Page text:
UNLV shocks Nevada with biggest comeback in Fremont Cannon history

AAA_at UNLV_112418-12.jpg
AAA_at UNLV_112418-12.jpg

The Nevada football team was on the wrong side of history Saturday night.

After opening its game against UNLV with a 23-0 lead, Nevada fumbled away a rivalry series win as the Rebels rallied to take a 34-29 victory at Sam Boyd Stadium in Las Vegas. After the game, coach Jay Norvell made his team watch the opposition's celebration.

"We take a lot of pride in having the cannon," Norvell said. "I think it’s important they see it and they remember that moment. It’s supposed to hurt."

Armani Rogers, the game's MVP, scored the go-ahead touchdown on a 3-yard run with 2 minutes, 34 seconds remaining. After Nevada got a stop on a 2-point conversion, the Wolf Pack had the ball with a little more than 2 minutes to play with a chance to win the game.

But after crossing midfield, Ty Gangi was picked off for the third time and UNLV knelt out the remainder of the clock to steal the Fremont Cannon, which Nevada had held the past two seasons. Gangi finished 27-of-45 for 295 yards and two touchdowns, but UNLV cashed in two of his interceptions for touchdowns, including the go-ahead score, before the game-sealing pick.

"We just couldn't get the ball over the flat defender," Norvell said of the final interception. "We wanted to take our timeouts there to see if we could give ourselves enough time there at the end to mount a drive and to go score and we were able to do that, but we just couldn't execute down there. They were dropping everybody and Ty just couldn't get the ball over that guy. The fourth-quarter turnovers were tough. We had a chance to go down there and score and really pad our lead and we turned over it again down there.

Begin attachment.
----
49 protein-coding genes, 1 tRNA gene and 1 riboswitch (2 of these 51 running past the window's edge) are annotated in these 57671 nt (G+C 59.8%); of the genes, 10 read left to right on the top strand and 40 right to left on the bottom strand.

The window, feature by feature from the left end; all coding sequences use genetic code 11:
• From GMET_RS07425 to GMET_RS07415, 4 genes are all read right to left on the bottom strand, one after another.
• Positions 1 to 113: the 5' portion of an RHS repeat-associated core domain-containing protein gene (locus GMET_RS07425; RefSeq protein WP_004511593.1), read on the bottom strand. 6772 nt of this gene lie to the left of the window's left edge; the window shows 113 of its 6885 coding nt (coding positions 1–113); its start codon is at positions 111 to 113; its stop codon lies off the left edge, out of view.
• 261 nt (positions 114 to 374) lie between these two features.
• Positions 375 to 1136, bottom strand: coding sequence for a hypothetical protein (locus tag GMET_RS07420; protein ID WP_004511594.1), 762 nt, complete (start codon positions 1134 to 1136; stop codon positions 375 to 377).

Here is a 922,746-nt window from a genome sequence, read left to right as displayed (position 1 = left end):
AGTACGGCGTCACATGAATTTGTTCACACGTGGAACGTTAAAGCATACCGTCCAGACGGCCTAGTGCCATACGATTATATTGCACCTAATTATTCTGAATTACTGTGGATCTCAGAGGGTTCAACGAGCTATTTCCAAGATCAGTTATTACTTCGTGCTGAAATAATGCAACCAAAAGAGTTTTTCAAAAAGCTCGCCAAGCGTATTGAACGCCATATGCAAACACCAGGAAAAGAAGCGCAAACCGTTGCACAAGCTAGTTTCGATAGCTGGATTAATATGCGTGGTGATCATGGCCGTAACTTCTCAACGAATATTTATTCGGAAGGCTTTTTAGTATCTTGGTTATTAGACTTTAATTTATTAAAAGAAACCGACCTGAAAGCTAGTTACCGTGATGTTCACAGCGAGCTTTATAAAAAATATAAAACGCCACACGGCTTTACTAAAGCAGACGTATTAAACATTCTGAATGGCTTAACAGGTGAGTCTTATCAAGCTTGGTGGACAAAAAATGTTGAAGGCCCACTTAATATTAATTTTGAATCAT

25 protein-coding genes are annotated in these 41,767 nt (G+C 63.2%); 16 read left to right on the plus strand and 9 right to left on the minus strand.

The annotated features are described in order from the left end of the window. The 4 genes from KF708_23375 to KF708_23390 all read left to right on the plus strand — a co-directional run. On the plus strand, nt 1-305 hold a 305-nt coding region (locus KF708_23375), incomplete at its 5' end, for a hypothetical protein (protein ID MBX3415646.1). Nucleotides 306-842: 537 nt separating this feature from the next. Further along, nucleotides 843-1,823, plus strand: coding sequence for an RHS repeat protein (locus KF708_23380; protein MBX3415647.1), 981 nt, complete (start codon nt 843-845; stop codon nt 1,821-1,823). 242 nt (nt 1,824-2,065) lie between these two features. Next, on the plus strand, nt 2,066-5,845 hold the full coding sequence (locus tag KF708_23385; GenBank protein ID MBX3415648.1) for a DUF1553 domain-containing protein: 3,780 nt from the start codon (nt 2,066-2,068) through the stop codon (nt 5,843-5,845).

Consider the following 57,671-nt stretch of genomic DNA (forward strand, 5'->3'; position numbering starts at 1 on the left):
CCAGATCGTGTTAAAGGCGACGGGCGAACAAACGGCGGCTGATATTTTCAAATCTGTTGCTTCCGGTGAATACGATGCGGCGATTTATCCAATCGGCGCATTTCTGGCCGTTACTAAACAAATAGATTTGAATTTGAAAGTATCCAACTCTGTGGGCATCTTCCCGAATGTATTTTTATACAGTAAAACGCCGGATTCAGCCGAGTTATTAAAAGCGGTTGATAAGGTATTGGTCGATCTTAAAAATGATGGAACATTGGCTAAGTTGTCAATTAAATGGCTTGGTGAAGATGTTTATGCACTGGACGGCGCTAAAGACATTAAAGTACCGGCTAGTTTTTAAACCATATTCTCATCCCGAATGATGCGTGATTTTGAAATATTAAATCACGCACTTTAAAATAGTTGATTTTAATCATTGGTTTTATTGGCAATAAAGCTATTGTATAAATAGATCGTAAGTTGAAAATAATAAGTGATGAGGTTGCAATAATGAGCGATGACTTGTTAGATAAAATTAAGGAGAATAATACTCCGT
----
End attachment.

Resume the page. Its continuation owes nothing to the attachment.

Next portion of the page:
"Those fourth-quarter turnovers were really tough. We didn't really play well enough defensively in the second half or offensively. The bottom line is you have to respond when the game's on the line and we didn't make the critical plays to do that tonight."

The 23-point comeback is the largest in UNLV history and the largest in this series, topping the previous best of a 21-point comeback by Nevada in 2012. Rogers, returning from a foot injury that cost him much of the season, was subbed out for two series in the first quarter, but he played one of the best games of his career. The sophomore completed 13-of-20 passes for 172 yards and three touchdowns. He ran for 46 yards and two more scores, accounting for all five of the Rebels' touchdowns.

"Heck of a win," UNLV coach Tony Sanchez said. "Really proud of our guys. They've been through a lot. It's been a bunch of weeks since I've been able to sit next to this young man (Rogers). You saw the impact he had on the game. He's a special guy. He came in there and played tremendous and gave us the opportunity to win this game."

The win was UNLV's first over Nevada in Las Vegas since 2004, breaking a streak of six straight Wolf Pack road victories in the series. The loss also snapped Nevada's four-game winning streak, the team's longest under Norvell, who debuted in the Fremont Cannon series with a 23-16 home win last season.

The Wolf Pack ended the regular season 7-5 overall and 5-3 in the MW and will now head to a bowl game. UNLV ended its sour season on a high note, winning two of its final three games to cap the year 4-8 and 2-6 in the MW. The game likely secured Tony Sanchez's return for a fifth season at the helm of the Rebels.

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